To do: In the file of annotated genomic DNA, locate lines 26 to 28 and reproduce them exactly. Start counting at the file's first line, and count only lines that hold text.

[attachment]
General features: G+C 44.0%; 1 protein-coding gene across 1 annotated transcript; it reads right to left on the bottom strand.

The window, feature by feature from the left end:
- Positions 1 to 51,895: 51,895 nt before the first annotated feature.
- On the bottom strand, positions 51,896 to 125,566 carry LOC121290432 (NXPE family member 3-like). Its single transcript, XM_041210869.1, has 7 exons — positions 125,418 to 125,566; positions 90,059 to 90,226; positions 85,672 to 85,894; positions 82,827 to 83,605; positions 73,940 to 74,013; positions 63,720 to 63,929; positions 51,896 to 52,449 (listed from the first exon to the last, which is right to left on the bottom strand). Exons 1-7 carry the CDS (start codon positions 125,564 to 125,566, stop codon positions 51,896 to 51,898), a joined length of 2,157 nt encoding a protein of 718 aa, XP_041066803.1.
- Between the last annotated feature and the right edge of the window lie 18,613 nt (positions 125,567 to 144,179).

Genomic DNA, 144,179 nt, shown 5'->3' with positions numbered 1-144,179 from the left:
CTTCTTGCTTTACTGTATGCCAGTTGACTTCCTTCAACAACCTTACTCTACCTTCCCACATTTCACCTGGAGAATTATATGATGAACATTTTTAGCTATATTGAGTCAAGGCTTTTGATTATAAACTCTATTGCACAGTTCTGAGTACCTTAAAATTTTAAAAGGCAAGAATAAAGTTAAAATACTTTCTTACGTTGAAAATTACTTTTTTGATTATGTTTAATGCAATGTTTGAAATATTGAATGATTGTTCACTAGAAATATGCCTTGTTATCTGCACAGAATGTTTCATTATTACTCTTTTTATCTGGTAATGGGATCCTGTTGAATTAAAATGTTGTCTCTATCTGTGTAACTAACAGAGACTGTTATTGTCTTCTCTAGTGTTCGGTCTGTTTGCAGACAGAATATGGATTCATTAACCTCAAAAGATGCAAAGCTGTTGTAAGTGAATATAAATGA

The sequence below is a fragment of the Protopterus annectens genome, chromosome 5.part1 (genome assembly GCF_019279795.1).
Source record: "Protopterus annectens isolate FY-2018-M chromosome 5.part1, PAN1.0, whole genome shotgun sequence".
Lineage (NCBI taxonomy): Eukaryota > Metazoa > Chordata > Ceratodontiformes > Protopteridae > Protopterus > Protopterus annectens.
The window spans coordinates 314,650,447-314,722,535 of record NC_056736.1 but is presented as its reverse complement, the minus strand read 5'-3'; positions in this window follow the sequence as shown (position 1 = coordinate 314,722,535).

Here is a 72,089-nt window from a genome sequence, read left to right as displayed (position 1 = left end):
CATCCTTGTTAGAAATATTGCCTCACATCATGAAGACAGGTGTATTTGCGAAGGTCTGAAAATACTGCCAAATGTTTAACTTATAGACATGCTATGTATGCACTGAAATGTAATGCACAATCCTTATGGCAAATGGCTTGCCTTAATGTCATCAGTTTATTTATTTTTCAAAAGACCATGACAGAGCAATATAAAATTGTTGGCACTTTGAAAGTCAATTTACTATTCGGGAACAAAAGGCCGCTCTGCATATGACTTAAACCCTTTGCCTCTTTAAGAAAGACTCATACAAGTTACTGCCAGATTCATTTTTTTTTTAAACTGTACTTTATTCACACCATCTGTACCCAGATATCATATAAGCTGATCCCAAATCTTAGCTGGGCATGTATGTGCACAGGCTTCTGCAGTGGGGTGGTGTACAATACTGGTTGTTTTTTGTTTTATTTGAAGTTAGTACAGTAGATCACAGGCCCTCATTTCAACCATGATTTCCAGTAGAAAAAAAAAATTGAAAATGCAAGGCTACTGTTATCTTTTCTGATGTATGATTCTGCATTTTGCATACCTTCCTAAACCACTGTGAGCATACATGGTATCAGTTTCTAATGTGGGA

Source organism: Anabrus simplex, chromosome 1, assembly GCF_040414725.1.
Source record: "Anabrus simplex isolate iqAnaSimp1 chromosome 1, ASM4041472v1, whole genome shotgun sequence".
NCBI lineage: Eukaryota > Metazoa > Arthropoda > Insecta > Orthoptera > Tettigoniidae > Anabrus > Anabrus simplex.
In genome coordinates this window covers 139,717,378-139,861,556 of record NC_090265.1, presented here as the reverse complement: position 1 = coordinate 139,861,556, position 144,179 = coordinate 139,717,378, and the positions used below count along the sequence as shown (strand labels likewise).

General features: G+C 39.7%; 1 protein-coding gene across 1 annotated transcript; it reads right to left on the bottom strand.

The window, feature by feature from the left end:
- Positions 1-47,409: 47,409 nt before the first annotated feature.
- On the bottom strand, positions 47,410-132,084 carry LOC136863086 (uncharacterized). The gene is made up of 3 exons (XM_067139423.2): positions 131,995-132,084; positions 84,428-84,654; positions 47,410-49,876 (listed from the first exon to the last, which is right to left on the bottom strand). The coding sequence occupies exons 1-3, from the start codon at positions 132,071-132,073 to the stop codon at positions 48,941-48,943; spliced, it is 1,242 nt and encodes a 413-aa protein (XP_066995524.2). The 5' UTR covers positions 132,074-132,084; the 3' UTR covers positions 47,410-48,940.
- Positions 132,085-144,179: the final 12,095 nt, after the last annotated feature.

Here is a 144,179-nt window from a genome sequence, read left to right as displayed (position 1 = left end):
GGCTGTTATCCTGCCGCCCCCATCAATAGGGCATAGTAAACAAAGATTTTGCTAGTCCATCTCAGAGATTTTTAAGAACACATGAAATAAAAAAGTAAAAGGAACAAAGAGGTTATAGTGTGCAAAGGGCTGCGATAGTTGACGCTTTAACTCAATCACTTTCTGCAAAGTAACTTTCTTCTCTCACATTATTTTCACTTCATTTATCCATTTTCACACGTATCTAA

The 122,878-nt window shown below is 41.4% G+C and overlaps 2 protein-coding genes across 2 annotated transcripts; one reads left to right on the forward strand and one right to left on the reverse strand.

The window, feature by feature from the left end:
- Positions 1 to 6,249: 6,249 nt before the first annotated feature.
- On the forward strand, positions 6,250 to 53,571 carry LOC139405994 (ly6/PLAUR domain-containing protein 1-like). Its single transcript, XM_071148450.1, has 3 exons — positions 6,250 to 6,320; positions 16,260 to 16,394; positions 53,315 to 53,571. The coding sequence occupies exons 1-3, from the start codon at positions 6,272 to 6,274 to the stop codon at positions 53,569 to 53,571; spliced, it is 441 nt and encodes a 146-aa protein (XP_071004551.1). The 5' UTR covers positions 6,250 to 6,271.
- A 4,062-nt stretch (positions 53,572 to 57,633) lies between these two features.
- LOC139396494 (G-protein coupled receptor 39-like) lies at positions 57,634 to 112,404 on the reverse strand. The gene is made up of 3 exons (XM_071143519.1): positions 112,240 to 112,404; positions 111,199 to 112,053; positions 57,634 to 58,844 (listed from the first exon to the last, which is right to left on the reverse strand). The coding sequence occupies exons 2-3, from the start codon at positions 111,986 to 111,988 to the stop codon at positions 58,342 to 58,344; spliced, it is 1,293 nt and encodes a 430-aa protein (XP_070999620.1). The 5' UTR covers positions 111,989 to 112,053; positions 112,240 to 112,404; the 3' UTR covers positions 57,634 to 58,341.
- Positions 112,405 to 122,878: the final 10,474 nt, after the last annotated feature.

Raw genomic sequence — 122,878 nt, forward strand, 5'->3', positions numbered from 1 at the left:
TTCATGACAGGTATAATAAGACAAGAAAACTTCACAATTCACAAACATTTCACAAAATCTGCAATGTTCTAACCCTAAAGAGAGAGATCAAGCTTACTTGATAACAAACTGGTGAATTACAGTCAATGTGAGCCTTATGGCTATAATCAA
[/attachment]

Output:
The window, feature by feature from the left end:
- Positions 1 to 6,249: 6,249 nt before the first annotated feature.
- On the forward strand, positions 6,250 to 53,571 carry LOC139405994 (ly6/PLAUR domain-containing protein 1-like). Its single transcript, XM_071148450.1, has 3 exons — positions 6,250 to 6,320; positions 16,260 to 16,394; positions 53,315 to 53,571. The coding sequence occupies exons 1-3, from the start codon at positions 6,272 to 6,274 to the stop codon at positions 53,569 to 53,571; spliced, it is 441 nt and encodes a 146-aa protein (XP_071004551.1). The 5' UTR covers positions 6,250 to 6,271.